Telecom underlying profit rises 2% on cost-cuts, mobile growth; shares gain
By Paul McBeth
Aug. 19 (BusinessDesk) – Telecom Corp. shares gained, even as the broader market sold off, after the country’s biggest phone company posted a 2% increase in underlying profit on cost cuts and higher mobile earnings.
Telecom beat guidance with underlying earnings of $388 million in the 12 months ended June 30, up from $380 million a year ago. That was underpinned by $195 million of cost reductions. The shares rose 3.1% to $2.68, making it one of only three companies to gain on the NZX 50 Index today.
“Cost-cutting across the board has been going very well for them,” said Guy Hallwright, analyst at Forsyth Barr. “This looks like a very strong result.”
The bulk of the savings came from job cuts, with staff numbers reduced by 375 in the year, and a further 130 flagged in the future. The headcount reduction would have been bigger had not Telecom brought 300 IT positions in-house as part of its restructuring programme.
Chief executive Paul Reynolds told a conference call the telecommunications sector is stripping out costs around the world, and Telecom will continue to focus on reducing the expenses line beyond its structural split.
“We don’t know where the end of the line is,” he said, referring to the cost-cutting programme. “In a sense, cost reductions never end.
The result will probably be the last consolidated earnings result before it demerges its network business to free itself from a regulatory burden and tap a chunk of $1.35 billion in tax-payer funding for a nationwide broadband network.
Reynolds declined to give any more guidance on the proposed split, saying all will be revealed when shareholders receive the scheme ahead of this year’s vote. Due to the pending split, Telecom removed guidance for the 2012 financial year.
Net profit sank 57% to $166 million, or 9 cents per share, after the company took a $257 million impairment charge on assets that were to be built for the ageing copper network as part of its operational undertakings.
Chief financial officer Nick Olsen told a conference call Telecom won’t write-down the actual value of the copper lines, as that is being captured through the rate of depreciation.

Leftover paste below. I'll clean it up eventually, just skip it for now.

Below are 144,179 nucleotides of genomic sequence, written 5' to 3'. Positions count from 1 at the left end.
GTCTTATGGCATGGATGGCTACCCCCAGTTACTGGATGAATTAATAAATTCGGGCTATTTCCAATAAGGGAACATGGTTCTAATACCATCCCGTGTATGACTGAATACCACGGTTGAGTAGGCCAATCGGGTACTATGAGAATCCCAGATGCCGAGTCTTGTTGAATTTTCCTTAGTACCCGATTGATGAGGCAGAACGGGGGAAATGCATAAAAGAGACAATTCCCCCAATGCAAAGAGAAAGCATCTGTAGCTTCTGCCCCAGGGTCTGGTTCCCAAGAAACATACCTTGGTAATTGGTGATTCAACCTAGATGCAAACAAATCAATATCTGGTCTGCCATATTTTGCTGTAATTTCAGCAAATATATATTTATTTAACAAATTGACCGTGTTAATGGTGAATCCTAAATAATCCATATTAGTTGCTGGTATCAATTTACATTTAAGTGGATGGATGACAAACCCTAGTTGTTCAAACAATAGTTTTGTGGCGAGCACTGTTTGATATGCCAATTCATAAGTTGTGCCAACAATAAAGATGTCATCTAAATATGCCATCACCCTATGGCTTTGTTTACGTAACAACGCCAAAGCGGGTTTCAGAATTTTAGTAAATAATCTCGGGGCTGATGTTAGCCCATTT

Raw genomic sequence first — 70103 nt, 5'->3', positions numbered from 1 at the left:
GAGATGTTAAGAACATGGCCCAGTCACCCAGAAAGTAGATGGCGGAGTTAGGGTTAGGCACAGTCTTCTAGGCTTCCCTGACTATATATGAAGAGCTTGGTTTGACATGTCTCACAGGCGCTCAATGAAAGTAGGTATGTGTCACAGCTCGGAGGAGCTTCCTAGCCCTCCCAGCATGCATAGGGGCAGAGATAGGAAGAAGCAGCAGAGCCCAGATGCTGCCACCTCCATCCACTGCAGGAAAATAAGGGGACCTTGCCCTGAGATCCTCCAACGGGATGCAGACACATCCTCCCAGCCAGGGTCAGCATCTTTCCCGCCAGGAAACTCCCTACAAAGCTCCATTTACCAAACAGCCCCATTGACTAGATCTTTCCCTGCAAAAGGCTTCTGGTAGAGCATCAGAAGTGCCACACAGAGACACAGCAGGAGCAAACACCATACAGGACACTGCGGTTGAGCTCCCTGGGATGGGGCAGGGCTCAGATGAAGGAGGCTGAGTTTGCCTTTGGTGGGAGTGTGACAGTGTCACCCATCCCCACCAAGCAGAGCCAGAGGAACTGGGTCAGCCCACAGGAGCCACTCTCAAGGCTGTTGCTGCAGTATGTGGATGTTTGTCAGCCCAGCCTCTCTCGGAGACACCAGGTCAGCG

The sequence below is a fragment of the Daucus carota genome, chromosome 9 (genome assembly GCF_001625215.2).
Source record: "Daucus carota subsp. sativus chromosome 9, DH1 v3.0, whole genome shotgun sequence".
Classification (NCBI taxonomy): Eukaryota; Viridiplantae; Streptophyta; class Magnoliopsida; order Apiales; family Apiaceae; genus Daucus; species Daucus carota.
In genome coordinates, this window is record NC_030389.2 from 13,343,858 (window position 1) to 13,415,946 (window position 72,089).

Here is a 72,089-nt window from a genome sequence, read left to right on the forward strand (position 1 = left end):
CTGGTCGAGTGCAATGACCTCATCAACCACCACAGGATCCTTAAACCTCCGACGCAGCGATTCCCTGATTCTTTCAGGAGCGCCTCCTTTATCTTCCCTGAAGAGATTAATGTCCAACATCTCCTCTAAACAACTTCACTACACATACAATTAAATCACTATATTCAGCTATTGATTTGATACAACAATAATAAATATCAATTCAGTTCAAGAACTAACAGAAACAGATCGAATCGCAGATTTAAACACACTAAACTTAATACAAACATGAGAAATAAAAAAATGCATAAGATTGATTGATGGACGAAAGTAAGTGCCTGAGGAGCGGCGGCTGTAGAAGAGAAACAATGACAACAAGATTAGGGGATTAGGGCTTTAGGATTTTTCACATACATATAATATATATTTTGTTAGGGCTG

Hallwright said the write-off was the result of the changes in government policy between successive administrations, which has eroded shareholder value.
Still, it wasn’t surprising and shouldn’t impact on how analysts will view the value of Chorus, he said.
Chorus boosted EBITDA 5.1% to $806 million as it attracted more customers and boosted sales.
Earnings in Telecom’s wholesale and international businesses dropped 42% to $119 million as rising operating costs and intercarrier costs outstripped revenue growth.
The retail business boosted earnings 21% to $493 million after wholesale broadband input prices were reduced. Mobile revenues bounced back from last year’s troubles during the launch of the XT network, even as it lost 95,000 customers with inactive customers on the obsolete CDMA network falling off its books.
The Gen-i unit increased earnings 6.3% to $237 million. The Australian AAPT unit reported a 34% fall in EBITDA to $71 million having sold its consumer division in the period.
Telecom got a $71 million dividend from its 50%-owned Southern Cross undersea cable, from $63 million a year earlier.
The company said it plans to challenge an Inland Revenue Department notice on the treatment of tax and penalties on earnings from offshore subsidiaries amounting to $34 million. If no agreement can be reached, the argument is likely to head to court, it said.
Telecom said it will pay a quarterly dividend of 7.5 cents a share, plus a special dividend of 2 cents a share, taking the annual pay-out to 20 cents.
That beat Forsyth Barr’s estimate of 16 cents.